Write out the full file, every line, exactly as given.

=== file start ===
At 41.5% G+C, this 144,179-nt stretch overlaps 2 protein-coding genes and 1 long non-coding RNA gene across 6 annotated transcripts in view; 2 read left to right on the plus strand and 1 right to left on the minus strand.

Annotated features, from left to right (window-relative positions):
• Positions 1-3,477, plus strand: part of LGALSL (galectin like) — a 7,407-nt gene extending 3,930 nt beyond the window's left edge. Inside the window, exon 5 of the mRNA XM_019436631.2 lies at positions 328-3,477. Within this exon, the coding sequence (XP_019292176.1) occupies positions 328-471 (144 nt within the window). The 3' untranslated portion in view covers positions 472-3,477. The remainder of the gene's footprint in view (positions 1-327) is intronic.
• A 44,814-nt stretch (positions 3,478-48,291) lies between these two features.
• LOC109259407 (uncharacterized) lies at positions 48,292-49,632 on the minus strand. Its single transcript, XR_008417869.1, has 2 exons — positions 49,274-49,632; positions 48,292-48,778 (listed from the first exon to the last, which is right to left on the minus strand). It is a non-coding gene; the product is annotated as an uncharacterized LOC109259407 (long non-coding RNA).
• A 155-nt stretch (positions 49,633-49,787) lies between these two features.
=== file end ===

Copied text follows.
At 41.5% G+C, this 144,179-nt stretch overlaps 2 protein-coding genes and 1 long non-coding RNA gene across 6 annotated transcripts in view; 2 read left to right on the plus strand and 1 right to left on the minus strand.

Annotated features, from left to right (window-relative positions):
• Positions 1-3,477, plus strand: part of LGALSL (galectin like) — a 7,407-nt gene extending 3,930 nt beyond the window's left edge. Inside the window, exon 5 of the mRNA XM_019436631.2 lies at positions 328-3,477. Within this exon, the coding sequence (XP_019292176.1) occupies positions 328-471 (144 nt within the window). The 3' untranslated portion in view covers positions 472-3,477. The remainder of the gene's footprint in view (positions 1-327) is intronic.
• A 44,814-nt stretch (positions 3,478-48,291) lies between these two features.
• LOC109259407 (uncharacterized) lies at positions 48,292-49,632 on the minus strand. Its single transcript, XR_008417869.1, has 2 exons — positions 49,274-49,632; positions 48,292-48,778 (listed from the first exon to the last, which is right to left on the minus strand). It is a non-coding gene; the product is annotated as an uncharacterized LOC109259407 (long non-coding RNA).
• A 155-nt stretch (positions 49,633-49,787) lies between these two features.